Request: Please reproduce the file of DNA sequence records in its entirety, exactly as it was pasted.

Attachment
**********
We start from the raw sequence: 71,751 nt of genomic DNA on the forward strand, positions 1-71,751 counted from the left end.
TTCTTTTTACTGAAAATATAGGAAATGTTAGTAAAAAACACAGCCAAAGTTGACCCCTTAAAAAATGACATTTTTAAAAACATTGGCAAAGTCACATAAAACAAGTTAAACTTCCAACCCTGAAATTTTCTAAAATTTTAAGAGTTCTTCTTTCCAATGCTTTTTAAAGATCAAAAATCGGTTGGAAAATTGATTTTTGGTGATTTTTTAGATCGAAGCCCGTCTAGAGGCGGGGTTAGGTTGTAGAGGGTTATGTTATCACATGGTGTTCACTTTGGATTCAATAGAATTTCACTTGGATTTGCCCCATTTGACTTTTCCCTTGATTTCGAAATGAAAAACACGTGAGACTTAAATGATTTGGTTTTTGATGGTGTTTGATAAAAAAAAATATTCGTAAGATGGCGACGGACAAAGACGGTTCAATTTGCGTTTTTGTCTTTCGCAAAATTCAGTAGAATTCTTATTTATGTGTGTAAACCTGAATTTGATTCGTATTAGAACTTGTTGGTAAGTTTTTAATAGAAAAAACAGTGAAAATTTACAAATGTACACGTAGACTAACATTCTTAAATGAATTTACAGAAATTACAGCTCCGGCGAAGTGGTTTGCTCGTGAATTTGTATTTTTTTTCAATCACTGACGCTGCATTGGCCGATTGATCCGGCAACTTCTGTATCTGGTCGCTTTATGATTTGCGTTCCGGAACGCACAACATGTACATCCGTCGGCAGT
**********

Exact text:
We start from the raw sequence: 71,751 nt of genomic DNA on the forward strand, positions 1-71,751 counted from the left end.
TTCTTTTTACTGAAAATATAGGAAATGTTAGTAAAAAACACAGCCAAAGTTGACCCCTTAAAAAATGACATTTTTAAAAACATTGGCAAAGTCACATAAAACAAGTTAAACTTCCAACCCTGAAATTTTCTAAAATTTTAAGAGTTCTTCTTTCCAATGCTTTTTAAAGATCAAAAATCGGTTGGAAAATTGATTTTTGGTGATTTTTTAGATCGAAGCCCGTCTAGAGGCGGGGTTAGGTTGTAGAGGGTTATGTTATCACATGGTGTTCACTTTGGATTCAATAGAATTTCACTTGGATTTGCCCCATTTGACTTTTCCCTTGATTTCGAAATGAAAAACACGTGAGACTTAAATGATTTGGTTTTTGATGGTGTTTGATAAAAAAAAATATTCGTAAGATGGCGACGGACAAAGACGGTTCAATTTGCGTTTTTGTCTTTCGCAAAATTCAGTAGAATTCTTATTTATGTGTGTAAACCTGAATTTGATTCGTATTAGAACTTGTTGGTAAGTTTTTAATAGAAAAAACAGTGAAAATTTACAAATGTACACGTAGACTAACATTCTTAAATGAATTTACAGAAATTACAGCTCCGGCGAAGTGGTTTGCTCGTGAATTTGTATTTTTTTTCAATCACTGACGCTGCATTGGCCGATTGATCCGGCAACTTCTGTATCTGGTCGCTTTATGATTTGCGTTCCGGAACGCACAACATGTACATCCGTCGGCAGT